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Of personal opinions

July 20, 2011


QUITE a few well-known persons have been able to escape the consequences of their actions and utterances that are against the interest of the government or the political party to which they belong by pleading that they had acted or spoken in their personal capacity. A steady increase in such cases is making the confusion in public life worse confounded.

It is no secret that a large number of people, perhaps a preponderant majority, do not have personal opinions, even in matters personal, because forming an opinion demands a process of thinking for which most people have little time or inclination or capacity. Thus, the fact that some people enjoying power or influence have personal opinions on some matters should ordinarily be welcomed. The trouble arises when such dignitaries do not realise their duty if their personal opinions on matters of public importance are found in conflict with the declared policy of their collective, government or party.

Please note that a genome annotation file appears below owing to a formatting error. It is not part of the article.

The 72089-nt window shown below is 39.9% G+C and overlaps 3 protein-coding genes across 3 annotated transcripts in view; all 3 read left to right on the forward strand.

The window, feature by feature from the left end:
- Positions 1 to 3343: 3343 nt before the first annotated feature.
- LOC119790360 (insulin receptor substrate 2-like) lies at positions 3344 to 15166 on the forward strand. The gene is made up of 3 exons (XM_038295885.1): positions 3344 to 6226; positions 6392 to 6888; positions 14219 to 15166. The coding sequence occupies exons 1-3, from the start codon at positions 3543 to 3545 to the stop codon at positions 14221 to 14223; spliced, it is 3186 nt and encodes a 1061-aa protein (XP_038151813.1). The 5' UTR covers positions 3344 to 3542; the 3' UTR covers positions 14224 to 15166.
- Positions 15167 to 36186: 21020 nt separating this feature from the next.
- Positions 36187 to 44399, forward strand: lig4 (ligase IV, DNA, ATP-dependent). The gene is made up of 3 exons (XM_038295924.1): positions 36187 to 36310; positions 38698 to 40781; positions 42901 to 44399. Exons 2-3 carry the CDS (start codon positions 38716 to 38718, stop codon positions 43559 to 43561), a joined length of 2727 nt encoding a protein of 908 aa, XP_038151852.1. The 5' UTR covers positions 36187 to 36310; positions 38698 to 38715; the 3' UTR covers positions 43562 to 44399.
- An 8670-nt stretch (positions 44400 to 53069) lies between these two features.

Of course, there have been some people who have quit positions of authority on the ground of difference of opinion. But such honourable exceptions are few and far between, and those choosing this way seldom offer disagreement on principle or policy as the reason. The cover of personal opinion or action in personal capacity is usually sought when one finds himself/herself in serious trouble.

Democracy presupposes a harmonious blending of individuals’ opinions into a group’s collective thinking. All associations are supposed to be voluntary as every person has a fundamental right to protection against involuntary entry into or exit from any association.